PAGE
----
I kicked off my day getting on top of my hangover hiding out for a couple of acts in the Grandstand restaurant. I managed to catch the amazing bouzouki player Beth Patterson who is touring the country at the moment spreading her take on traditional and contemporary folk. I’d never considered the bouzouki as a solo instrument before but Patterson brought a maturity to the instrument that was just spellbinding. I hung around for Adelaide based singer-songwriter Banjo Jackson on the recommendation of Kaurna Cronin and was not disappointed – Jackson can stand tall with the new breed of folk singers coming out of Adelaide at the moment with the type of music that is instantly relatable and the perfect pairing of solo, finger-picked guitar and effects laden fiddle.
I’d drunkenly promised Rebecca Bastoli the night before that I would be at her debut programmed festival show at 2:15pm so I staked out my spot in the Nags Lounge early. Despite a couple of unavoidable technical problems (she was mortified when she broke a string halfway through the performance) Bastoli delivered a stunning set, backed by a full band of fiddle, flute, box and bass. It boggles my mind how talented Rebecca Bastoli is – in such a short time she has mastered both the guitar and mandolin and written some of the most poignant songs I’ve heard in ages.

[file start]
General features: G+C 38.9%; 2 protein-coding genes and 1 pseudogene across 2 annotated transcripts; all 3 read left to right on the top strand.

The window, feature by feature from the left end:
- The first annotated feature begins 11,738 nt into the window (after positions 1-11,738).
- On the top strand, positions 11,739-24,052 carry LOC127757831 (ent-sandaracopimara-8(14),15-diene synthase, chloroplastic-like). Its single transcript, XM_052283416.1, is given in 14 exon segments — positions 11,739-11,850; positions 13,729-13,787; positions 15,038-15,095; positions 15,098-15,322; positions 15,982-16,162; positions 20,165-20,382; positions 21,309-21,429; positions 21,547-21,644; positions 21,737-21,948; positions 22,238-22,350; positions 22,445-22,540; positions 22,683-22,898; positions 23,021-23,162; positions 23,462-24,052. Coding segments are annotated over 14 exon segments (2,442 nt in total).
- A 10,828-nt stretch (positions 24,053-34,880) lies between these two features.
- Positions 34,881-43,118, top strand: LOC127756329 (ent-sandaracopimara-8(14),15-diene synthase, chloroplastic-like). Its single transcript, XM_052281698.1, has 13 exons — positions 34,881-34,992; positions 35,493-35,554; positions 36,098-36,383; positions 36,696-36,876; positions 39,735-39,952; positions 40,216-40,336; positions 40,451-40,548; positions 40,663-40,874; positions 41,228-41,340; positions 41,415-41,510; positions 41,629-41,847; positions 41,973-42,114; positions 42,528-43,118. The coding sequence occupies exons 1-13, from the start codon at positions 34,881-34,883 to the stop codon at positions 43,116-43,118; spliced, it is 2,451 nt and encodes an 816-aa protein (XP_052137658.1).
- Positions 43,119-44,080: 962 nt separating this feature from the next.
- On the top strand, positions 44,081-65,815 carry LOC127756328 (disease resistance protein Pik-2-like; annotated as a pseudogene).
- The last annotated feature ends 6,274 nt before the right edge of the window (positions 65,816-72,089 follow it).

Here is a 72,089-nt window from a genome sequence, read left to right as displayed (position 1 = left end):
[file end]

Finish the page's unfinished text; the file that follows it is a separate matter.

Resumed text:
A revelation of the festival was Irish singer O’Leary. If I’m honest I only caught his set by accident but I was mesmerised throughout. The way he brought a humility and reverence to traditional songs was amazing and the backing percussion, electric guitar and flute just enhanced his music.
It wouldn’t be an Illawarra Folk Festival without Australiana-punks Handsome Young Strangers so I made a point of catching their set at The Miners Camp before wrapping my day up and jumping on the train back to Sydney. Handsome Young Strangers are a folk music institution and they tore through their catalogue with the usual devil-may-care attitude. It’s amazing seeing Australian bush and folk music updated for a modern audience while still maintaining respect for the work.
Saturday at the Illawarra Folk Festival is always hectic and this year was no different. Watching the crowd stream through the front doors and fill up the venues. Watching a packed festival like this fills me with joy – it proves once again that folk music is thriving and that the people behind the Illawarra Folk Festival should be so proud of the community that they’re created.